Stereo, Glasgow, Sun 27 Jul

When Nick Currie named himself after the Greek god of mockery, being clever, like ridicule, was nothing to be scared of. Edinburgh-based Currie had already fronted The Happy Family, a band that featured half of his schoolboy idols, Josef K, and was developing an archly literate and occasionally sex-obsessed lyrical style that would co-exist with the likes of The Divine Comedy and Jarvis Cocker.

Three albums were released on Alan McGee’s fledgling Creation label before Currie fled for New York, Tokyo and now Berlin. Having continued to pursue his singular vision, a homecoming date of sorts showcases material currently being recorded for a new album with electro-blip avatar Germlin confirms the exiled Currie as every aesthete’s bon viveur of choice.

Not for nothing does Currie pen a weekly column for The New York Times. Then there’s ‘The Book of Scotlands’, ‘a numbered list of one thousand parallel world Scotlands. Here are three: The Scotland in which all food is soup. The Scotland in which nobody has any teeth. The Scotland which African missionaries have converted to shamanic animism.’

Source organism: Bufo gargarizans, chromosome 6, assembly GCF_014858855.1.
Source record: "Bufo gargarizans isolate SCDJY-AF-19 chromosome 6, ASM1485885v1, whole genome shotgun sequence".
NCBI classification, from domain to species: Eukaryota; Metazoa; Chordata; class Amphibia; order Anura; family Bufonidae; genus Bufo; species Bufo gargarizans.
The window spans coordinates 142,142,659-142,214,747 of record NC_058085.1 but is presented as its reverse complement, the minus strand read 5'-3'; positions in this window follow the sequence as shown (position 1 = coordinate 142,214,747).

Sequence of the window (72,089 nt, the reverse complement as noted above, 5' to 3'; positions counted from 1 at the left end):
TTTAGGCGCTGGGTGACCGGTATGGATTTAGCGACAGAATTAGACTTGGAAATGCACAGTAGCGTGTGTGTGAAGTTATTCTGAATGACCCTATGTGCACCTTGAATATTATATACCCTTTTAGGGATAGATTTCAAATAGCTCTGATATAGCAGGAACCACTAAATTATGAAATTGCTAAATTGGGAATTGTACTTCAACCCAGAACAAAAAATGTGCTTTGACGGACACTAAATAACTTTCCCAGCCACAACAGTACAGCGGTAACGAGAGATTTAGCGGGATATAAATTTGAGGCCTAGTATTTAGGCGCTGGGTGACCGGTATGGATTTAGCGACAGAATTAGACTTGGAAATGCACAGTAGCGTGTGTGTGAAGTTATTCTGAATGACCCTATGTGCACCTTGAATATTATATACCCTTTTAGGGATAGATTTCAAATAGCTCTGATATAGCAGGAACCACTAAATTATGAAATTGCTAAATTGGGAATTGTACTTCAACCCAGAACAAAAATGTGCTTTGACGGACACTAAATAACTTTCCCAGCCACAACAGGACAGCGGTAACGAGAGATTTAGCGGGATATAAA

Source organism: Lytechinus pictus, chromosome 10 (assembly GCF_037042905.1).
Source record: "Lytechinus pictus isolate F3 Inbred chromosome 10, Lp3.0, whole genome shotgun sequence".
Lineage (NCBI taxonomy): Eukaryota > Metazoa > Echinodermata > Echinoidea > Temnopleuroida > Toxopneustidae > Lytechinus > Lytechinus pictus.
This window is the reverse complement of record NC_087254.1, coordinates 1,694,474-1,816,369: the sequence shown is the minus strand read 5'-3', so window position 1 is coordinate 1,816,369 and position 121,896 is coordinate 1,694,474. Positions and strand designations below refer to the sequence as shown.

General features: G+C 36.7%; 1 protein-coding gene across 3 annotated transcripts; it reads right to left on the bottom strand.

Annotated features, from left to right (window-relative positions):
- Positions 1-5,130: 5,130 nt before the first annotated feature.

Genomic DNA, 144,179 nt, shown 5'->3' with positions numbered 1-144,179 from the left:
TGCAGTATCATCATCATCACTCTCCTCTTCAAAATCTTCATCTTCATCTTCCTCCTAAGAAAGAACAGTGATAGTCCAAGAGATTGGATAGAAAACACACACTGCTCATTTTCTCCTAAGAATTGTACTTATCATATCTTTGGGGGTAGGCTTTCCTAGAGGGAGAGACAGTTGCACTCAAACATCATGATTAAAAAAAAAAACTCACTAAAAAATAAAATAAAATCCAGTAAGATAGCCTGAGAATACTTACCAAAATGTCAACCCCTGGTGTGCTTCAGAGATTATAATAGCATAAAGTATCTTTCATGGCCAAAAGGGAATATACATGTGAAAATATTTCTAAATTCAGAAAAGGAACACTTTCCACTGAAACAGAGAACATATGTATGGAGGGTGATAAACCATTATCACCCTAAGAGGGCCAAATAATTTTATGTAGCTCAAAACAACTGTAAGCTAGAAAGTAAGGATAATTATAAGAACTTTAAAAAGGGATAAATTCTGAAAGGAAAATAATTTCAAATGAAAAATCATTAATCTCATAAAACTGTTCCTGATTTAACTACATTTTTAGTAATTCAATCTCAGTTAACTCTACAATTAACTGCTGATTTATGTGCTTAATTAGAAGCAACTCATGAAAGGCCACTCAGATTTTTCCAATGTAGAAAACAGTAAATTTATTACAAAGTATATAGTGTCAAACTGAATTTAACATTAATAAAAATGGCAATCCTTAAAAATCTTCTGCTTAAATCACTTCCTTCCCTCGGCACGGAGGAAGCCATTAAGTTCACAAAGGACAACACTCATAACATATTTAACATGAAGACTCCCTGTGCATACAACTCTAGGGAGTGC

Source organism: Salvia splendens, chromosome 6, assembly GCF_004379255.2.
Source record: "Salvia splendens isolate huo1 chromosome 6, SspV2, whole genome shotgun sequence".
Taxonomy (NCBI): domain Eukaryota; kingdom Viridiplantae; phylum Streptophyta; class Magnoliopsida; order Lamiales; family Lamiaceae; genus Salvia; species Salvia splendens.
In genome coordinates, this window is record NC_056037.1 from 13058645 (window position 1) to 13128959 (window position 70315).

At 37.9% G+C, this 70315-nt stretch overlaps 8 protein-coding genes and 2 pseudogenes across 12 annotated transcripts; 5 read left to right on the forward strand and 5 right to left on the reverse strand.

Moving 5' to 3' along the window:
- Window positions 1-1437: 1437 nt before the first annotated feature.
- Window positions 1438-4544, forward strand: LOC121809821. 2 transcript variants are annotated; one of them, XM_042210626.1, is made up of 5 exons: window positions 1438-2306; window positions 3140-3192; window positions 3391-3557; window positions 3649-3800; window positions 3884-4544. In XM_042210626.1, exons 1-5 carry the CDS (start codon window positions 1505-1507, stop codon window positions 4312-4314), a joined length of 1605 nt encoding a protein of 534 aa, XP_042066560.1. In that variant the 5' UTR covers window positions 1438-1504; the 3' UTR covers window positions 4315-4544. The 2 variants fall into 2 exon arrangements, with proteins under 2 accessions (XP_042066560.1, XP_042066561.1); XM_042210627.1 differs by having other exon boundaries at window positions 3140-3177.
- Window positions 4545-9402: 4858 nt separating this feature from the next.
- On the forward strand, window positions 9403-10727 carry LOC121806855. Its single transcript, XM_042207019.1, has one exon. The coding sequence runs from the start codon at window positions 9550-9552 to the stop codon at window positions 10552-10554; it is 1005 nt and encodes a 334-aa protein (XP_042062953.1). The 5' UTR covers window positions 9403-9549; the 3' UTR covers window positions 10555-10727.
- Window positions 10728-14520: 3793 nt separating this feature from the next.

With what Currie calls the Joemus album scheduled for an autumn release, Momus’ concerns remain as waggish as ever, featuring songs about ‘vampires who’ve lost the taste for biting girls, men who become pantomime dames in order not to lose their girlfriends, people who marry indiscriminately, and witnesses who play mouth organs in court.’

Beyond this, Currie’s ambitions remain equally lofty.
‘Eventually,’ he says, ‘I’ll probably retire to Stromness and write sonnets.’


Enigmatic, left-field pop from the man rarely known as Justin Currie's cousin.

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